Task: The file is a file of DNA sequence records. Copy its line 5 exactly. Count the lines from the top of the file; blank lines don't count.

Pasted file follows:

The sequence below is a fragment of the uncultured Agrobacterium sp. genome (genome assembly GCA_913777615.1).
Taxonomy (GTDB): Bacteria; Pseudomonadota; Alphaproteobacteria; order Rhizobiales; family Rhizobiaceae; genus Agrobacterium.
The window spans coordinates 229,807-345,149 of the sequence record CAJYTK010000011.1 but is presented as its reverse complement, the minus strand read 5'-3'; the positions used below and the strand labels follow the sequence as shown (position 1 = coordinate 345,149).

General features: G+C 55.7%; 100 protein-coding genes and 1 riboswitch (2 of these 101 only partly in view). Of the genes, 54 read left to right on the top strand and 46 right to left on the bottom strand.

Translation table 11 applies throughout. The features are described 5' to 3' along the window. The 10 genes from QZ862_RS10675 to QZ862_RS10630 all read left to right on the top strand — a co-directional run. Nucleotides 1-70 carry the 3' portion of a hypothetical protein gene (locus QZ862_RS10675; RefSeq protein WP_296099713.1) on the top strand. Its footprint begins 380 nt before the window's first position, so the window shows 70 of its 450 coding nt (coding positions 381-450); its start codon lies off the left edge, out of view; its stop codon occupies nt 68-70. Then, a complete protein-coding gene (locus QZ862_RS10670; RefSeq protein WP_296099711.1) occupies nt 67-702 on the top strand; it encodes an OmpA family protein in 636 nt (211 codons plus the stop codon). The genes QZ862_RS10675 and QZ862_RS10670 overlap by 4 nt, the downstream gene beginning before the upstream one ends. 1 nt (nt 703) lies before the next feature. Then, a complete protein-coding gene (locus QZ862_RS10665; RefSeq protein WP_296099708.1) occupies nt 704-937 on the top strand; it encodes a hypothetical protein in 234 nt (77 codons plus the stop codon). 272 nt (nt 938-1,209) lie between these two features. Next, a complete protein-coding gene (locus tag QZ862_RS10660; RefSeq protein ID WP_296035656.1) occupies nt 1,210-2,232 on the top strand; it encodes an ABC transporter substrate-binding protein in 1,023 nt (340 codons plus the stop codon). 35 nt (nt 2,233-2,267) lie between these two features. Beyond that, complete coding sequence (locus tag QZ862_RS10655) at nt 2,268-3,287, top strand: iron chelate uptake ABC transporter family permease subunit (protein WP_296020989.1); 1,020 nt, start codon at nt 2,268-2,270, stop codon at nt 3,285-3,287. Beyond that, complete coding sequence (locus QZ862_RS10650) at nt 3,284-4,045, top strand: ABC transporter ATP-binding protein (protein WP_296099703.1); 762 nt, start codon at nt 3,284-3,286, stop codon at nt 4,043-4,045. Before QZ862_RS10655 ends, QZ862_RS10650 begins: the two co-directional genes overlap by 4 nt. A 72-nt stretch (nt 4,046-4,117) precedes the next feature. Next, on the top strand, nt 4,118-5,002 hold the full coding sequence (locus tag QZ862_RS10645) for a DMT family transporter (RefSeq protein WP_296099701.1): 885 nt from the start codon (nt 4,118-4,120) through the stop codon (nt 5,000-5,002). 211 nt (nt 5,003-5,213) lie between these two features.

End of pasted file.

Translation table 11 applies throughout. The features are described 5' to 3' along the window. The 10 genes from QZ862_RS10675 to QZ862_RS10630 all read left to right on the top strand — a co-directional run. Nucleotides 1-70 carry the 3' portion of a hypothetical protein gene (locus QZ862_RS10675; RefSeq protein WP_296099713.1) on the top strand. Its footprint begins 380 nt before the window's first position, so the window shows 70 of its 450 coding nt (coding positions 381-450); its start codon lies off the left edge, out of view; its stop codon occupies nt 68-70. Then, a complete protein-coding gene (locus QZ862_RS10670; RefSeq protein WP_296099711.1) occupies nt 67-702 on the top strand; it encodes an OmpA family protein in 636 nt (211 codons plus the stop codon). The genes QZ862_RS10675 and QZ862_RS10670 overlap by 4 nt, the downstream gene beginning before the upstream one ends. 1 nt (nt 703) lies before the next feature. Then, a complete protein-coding gene (locus QZ862_RS10665; RefSeq protein WP_296099708.1) occupies nt 704-937 on the top strand; it encodes a hypothetical protein in 234 nt (77 codons plus the stop codon). 272 nt (nt 938-1,209) lie between these two features. Next, a complete protein-coding gene (locus tag QZ862_RS10660; RefSeq protein ID WP_296035656.1) occupies nt 1,210-2,232 on the top strand; it encodes an ABC transporter substrate-binding protein in 1,023 nt (340 codons plus the stop codon). 35 nt (nt 2,233-2,267) lie between these two features. Beyond that, complete coding sequence (locus tag QZ862_RS10655) at nt 2,268-3,287, top strand: iron chelate uptake ABC transporter family permease subunit (protein WP_296020989.1); 1,020 nt, start codon at nt 2,268-2,270, stop codon at nt 3,285-3,287. Beyond that, complete coding sequence (locus QZ862_RS10650) at nt 3,284-4,045, top strand: ABC transporter ATP-binding protein (protein WP_296099703.1); 762 nt, start codon at nt 3,284-3,286, stop codon at nt 4,043-4,045. Before QZ862_RS10655 ends, QZ862_RS10650 begins: the two co-directional genes overlap by 4 nt. A 72-nt stretch (nt 4,046-4,117) precedes the next feature. Next, on the top strand, nt 4,118-5,002 hold the full coding sequence (locus tag QZ862_RS10645) for a DMT family transporter (RefSeq protein WP_296099701.1): 885 nt from the start codon (nt 4,118-4,120) through the stop codon (nt 5,000-5,002). 211 nt (nt 5,003-5,213) lie between these two features.